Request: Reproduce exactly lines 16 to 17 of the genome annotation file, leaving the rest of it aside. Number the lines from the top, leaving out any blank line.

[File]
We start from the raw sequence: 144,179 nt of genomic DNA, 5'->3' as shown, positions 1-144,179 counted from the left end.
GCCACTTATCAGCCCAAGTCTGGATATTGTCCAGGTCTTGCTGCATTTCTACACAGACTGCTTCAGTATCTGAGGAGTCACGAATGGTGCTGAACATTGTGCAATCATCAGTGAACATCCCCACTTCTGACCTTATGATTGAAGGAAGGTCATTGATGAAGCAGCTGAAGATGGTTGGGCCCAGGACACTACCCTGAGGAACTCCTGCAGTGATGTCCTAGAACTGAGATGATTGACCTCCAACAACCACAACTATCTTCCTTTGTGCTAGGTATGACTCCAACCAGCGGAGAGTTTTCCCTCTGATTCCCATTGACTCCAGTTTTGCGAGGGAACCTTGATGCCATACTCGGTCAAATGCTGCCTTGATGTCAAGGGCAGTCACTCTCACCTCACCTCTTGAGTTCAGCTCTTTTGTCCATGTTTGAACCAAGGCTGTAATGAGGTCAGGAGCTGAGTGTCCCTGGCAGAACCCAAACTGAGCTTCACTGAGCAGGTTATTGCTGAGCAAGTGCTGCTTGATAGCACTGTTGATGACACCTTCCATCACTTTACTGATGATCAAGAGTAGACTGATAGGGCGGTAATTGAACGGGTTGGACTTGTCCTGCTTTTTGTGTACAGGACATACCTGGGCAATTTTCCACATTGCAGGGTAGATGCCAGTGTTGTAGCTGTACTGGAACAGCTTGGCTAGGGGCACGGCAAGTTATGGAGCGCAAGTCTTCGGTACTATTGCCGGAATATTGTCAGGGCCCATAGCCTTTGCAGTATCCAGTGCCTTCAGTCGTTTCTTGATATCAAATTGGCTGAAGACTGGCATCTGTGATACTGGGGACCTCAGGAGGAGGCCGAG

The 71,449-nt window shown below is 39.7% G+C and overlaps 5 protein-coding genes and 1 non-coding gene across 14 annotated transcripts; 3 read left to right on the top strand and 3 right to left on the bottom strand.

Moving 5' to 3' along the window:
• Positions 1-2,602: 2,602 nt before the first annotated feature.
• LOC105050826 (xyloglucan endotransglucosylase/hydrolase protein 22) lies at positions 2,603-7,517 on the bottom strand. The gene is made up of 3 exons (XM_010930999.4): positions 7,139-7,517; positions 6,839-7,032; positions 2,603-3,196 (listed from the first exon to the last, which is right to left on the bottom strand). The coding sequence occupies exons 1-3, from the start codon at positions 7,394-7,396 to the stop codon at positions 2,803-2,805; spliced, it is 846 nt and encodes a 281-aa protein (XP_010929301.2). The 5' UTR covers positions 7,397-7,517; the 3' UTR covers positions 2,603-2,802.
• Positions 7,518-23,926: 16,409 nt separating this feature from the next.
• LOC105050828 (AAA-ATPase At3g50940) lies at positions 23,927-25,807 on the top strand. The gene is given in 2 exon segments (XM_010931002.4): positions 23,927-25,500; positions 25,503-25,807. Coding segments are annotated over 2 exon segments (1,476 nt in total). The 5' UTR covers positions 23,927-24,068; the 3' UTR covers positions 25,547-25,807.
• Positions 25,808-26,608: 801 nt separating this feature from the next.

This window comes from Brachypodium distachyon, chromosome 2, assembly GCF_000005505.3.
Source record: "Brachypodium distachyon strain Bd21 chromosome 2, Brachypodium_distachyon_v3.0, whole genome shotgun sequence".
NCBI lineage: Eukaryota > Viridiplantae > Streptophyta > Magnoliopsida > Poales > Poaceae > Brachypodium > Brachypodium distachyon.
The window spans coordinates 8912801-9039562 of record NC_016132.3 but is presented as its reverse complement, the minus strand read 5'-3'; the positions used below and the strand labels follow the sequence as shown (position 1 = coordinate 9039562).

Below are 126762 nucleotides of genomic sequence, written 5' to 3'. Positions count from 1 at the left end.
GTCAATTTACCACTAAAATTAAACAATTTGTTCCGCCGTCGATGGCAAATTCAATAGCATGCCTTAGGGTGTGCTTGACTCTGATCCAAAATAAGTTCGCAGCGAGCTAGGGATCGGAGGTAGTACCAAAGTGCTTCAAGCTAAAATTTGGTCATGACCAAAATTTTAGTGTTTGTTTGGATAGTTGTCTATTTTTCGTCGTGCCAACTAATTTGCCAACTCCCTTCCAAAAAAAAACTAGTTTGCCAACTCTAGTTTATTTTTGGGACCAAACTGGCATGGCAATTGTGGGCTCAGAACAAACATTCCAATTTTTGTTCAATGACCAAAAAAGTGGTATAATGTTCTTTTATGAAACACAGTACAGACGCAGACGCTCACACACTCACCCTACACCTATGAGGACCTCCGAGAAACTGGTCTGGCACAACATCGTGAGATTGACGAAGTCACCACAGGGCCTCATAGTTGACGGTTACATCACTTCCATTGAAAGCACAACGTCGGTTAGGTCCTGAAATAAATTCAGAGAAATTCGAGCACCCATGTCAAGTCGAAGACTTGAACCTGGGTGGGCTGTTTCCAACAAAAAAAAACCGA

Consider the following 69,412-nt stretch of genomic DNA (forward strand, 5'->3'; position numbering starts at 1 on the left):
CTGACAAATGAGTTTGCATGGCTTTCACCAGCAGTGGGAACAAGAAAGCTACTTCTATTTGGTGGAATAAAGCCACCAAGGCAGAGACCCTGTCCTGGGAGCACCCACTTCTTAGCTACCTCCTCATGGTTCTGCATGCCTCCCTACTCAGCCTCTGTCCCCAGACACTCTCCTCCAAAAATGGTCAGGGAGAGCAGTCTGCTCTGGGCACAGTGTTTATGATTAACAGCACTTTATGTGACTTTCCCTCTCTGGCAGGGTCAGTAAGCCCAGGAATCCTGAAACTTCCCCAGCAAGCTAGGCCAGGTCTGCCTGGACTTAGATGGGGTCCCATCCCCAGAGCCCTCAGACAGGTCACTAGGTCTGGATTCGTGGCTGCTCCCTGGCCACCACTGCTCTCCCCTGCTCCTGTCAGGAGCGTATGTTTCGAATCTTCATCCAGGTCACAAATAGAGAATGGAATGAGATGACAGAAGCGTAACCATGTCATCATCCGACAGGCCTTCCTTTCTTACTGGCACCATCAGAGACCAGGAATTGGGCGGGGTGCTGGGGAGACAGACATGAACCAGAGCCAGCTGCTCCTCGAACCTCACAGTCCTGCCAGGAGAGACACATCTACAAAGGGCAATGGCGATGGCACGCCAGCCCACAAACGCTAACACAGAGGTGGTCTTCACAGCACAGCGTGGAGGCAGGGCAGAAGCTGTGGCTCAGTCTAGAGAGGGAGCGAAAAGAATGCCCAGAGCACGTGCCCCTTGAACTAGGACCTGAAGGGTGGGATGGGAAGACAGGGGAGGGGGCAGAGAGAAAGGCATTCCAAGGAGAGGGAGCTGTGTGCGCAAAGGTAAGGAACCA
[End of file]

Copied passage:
Consider the following 69,412-nt stretch of genomic DNA (forward strand, 5'->3'; position numbering starts at 1 on the left):
CTGACAAATGAGTTTGCATGGCTTTCACCAGCAGTGGGAACAAGAAAGCTACTTCTATTTGGTGGAATAAAGCCACCAAGGCAGAGACCCTGTCCTGGGAGCACCCACTTCTTAGCTACCTCCTCATGGTTCTGCATGCCTCCCTACTCAGCCTCTGTCCCCAGACACTCTCCTCCAAAAATGGTCAGGGAGAGCAGTCTGCTCTGGGCACAGTGTTTATGATTAACAGCACTTTATGTGACTTTCCCTCTCTGGCAGGGTCAGTAAGCCCAGGAATCCTGAAACTTCCCCAGCAAGCTAGGCCAGGTCTGCCTGGACTTAGATGGGGTCCCATCCCCAGAGCCCTCAGACAGGTCACTAGGTCTGGATTCGTGGCTGCTCCCTGGCCACCACTGCTCTCCCCTGCTCCTGTCAGGAGCGTATGTTTCGAATCTTCATCCAGGTCACAAATAGAGAATGGAATGAGATGACAGAAGCGTAACCATGTCATCATCCGACAGGCCTTCCTTTCTTACTGGCACCATCAGAGACCAGGAATTGGGCGGGGTGCTGGGGAGACAGACATGAACCAGAGCCAGCTGCTCCTCGAACCTCACAGTCCTGCCAGGAGAGACACATCTACAAAGGGCAATGGCGATGGCACGCCAGCCCACAAACGCTAACACAGAGGTGGTCTTCACAGCACAGCGTGGAGGCAGGGCAGAAGCTGTGGCTCAGTCTAGAGAGGGAGCGAAAAGAATGCCCAGAGCACGTGCCCCTTGAACTAGGACCTGAAGGGTGGGATGGGAAGACAGGGGAGGGGGCAGAGAGAAAGGCATTCCAAGGAGAGGGAGCTGTGTGCGCAAAGGTAAGGAACCA